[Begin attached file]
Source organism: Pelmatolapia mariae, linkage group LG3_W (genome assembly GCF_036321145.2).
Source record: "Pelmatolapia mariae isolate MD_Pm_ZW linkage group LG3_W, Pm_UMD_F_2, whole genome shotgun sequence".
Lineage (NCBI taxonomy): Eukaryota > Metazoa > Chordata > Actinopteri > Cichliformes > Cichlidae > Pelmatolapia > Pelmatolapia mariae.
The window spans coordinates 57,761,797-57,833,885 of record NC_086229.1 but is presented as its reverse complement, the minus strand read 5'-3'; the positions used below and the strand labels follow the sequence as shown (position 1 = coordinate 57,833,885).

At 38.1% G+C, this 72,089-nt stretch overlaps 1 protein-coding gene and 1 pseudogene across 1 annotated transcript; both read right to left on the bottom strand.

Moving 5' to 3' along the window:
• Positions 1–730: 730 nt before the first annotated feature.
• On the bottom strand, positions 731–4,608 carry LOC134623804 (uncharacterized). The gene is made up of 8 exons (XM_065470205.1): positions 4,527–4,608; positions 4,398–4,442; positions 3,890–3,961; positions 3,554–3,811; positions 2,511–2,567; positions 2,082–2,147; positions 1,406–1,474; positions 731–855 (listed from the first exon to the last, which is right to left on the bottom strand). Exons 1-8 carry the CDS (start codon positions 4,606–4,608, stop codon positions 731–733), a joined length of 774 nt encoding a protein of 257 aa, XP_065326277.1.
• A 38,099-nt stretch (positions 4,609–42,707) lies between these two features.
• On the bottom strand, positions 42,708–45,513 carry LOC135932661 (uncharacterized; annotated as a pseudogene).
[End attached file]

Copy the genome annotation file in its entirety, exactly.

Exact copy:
Source organism: Pelmatolapia mariae, linkage group LG3_W (genome assembly GCF_036321145.2).
Source record: "Pelmatolapia mariae isolate MD_Pm_ZW linkage group LG3_W, Pm_UMD_F_2, whole genome shotgun sequence".
Lineage (NCBI taxonomy): Eukaryota > Metazoa > Chordata > Actinopteri > Cichliformes > Cichlidae > Pelmatolapia > Pelmatolapia mariae.
The window spans coordinates 57,761,797-57,833,885 of record NC_086229.1 but is presented as its reverse complement, the minus strand read 5'-3'; the positions used below and the strand labels follow the sequence as shown (position 1 = coordinate 57,833,885).

At 38.1% G+C, this 72,089-nt stretch overlaps 1 protein-coding gene and 1 pseudogene across 1 annotated transcript; both read right to left on the bottom strand.

Moving 5' to 3' along the window:
• Positions 1–730: 730 nt before the first annotated feature.
• On the bottom strand, positions 731–4,608 carry LOC134623804 (uncharacterized). The gene is made up of 8 exons (XM_065470205.1): positions 4,527–4,608; positions 4,398–4,442; positions 3,890–3,961; positions 3,554–3,811; positions 2,511–2,567; positions 2,082–2,147; positions 1,406–1,474; positions 731–855 (listed from the first exon to the last, which is right to left on the bottom strand). Exons 1-8 carry the CDS (start codon positions 4,606–4,608, stop codon positions 731–733), a joined length of 774 nt encoding a protein of 257 aa, XP_065326277.1.
• A 38,099-nt stretch (positions 4,609–42,707) lies between these two features.
• On the bottom strand, positions 42,708–45,513 carry LOC135932661 (uncharacterized; annotated as a pseudogene).